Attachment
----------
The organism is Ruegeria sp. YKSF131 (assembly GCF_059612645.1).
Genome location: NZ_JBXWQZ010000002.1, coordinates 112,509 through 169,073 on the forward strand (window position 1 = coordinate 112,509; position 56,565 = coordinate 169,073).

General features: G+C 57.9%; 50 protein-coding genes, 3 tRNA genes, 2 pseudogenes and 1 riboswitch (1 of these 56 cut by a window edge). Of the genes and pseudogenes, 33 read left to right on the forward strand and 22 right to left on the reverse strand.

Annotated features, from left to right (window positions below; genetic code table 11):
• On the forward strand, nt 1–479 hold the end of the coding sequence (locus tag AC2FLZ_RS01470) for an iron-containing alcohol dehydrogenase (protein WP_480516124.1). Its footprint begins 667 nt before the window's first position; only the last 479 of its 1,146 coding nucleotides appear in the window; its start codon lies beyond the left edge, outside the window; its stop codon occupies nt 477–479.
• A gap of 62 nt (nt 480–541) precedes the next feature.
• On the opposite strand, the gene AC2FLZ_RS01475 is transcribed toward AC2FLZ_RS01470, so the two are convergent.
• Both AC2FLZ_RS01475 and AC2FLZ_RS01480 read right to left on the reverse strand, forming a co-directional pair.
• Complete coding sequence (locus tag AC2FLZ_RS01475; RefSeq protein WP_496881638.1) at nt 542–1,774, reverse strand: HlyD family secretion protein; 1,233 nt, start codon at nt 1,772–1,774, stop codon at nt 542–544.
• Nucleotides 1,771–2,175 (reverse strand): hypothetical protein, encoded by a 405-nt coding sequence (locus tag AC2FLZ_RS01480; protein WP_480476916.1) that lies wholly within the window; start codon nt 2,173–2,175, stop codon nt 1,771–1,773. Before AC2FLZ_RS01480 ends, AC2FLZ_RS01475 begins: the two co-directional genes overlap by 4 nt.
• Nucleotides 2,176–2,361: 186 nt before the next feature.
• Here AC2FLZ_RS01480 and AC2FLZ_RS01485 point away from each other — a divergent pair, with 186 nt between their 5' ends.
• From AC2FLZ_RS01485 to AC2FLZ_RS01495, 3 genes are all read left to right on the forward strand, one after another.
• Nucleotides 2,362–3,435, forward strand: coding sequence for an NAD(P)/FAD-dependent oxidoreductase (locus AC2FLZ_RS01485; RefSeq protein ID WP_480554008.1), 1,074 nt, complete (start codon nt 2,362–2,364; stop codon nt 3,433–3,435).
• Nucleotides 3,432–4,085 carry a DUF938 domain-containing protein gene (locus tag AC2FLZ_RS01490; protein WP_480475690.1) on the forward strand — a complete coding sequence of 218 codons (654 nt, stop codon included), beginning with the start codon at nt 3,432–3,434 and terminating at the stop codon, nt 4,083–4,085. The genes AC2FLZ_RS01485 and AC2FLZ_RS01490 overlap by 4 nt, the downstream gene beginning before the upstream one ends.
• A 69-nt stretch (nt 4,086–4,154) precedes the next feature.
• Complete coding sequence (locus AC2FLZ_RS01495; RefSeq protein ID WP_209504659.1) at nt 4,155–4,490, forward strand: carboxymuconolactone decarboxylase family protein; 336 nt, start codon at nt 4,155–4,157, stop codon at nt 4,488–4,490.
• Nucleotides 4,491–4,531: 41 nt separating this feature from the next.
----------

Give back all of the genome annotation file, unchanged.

The organism is Ruegeria sp. YKSF131 (assembly GCF_059612645.1).
Genome location: NZ_JBXWQZ010000002.1, coordinates 112,509 through 169,073 on the forward strand (window position 1 = coordinate 112,509; position 56,565 = coordinate 169,073).

General features: G+C 57.9%; 50 protein-coding genes, 3 tRNA genes, 2 pseudogenes and 1 riboswitch (1 of these 56 cut by a window edge). Of the genes and pseudogenes, 33 read left to right on the forward strand and 22 right to left on the reverse strand.

Annotated features, from left to right (window positions below; genetic code table 11):
• On the forward strand, nt 1–479 hold the end of the coding sequence (locus tag AC2FLZ_RS01470) for an iron-containing alcohol dehydrogenase (protein WP_480516124.1). Its footprint begins 667 nt before the window's first position; only the last 479 of its 1,146 coding nucleotides appear in the window; its start codon lies beyond the left edge, outside the window; its stop codon occupies nt 477–479.
• A gap of 62 nt (nt 480–541) precedes the next feature.
• On the opposite strand, the gene AC2FLZ_RS01475 is transcribed toward AC2FLZ_RS01470, so the two are convergent.
• Both AC2FLZ_RS01475 and AC2FLZ_RS01480 read right to left on the reverse strand, forming a co-directional pair.
• Complete coding sequence (locus tag AC2FLZ_RS01475; RefSeq protein WP_496881638.1) at nt 542–1,774, reverse strand: HlyD family secretion protein; 1,233 nt, start codon at nt 1,772–1,774, stop codon at nt 542–544.
• Nucleotides 1,771–2,175 (reverse strand): hypothetical protein, encoded by a 405-nt coding sequence (locus tag AC2FLZ_RS01480; protein WP_480476916.1) that lies wholly within the window; start codon nt 2,173–2,175, stop codon nt 1,771–1,773. Before AC2FLZ_RS01480 ends, AC2FLZ_RS01475 begins: the two co-directional genes overlap by 4 nt.
• Nucleotides 2,176–2,361: 186 nt before the next feature.
• Here AC2FLZ_RS01480 and AC2FLZ_RS01485 point away from each other — a divergent pair, with 186 nt between their 5' ends.
• From AC2FLZ_RS01485 to AC2FLZ_RS01495, 3 genes are all read left to right on the forward strand, one after another.
• Nucleotides 2,362–3,435, forward strand: coding sequence for an NAD(P)/FAD-dependent oxidoreductase (locus AC2FLZ_RS01485; RefSeq protein ID WP_480554008.1), 1,074 nt, complete (start codon nt 2,362–2,364; stop codon nt 3,433–3,435).
• Nucleotides 3,432–4,085 carry a DUF938 domain-containing protein gene (locus tag AC2FLZ_RS01490; protein WP_480475690.1) on the forward strand — a complete coding sequence of 218 codons (654 nt, stop codon included), beginning with the start codon at nt 3,432–3,434 and terminating at the stop codon, nt 4,083–4,085. The genes AC2FLZ_RS01485 and AC2FLZ_RS01490 overlap by 4 nt, the downstream gene beginning before the upstream one ends.
• A 69-nt stretch (nt 4,086–4,154) precedes the next feature.
• Complete coding sequence (locus AC2FLZ_RS01495; RefSeq protein ID WP_209504659.1) at nt 4,155–4,490, forward strand: carboxymuconolactone decarboxylase family protein; 336 nt, start codon at nt 4,155–4,157, stop codon at nt 4,488–4,490.
• Nucleotides 4,491–4,531: 41 nt separating this feature from the next.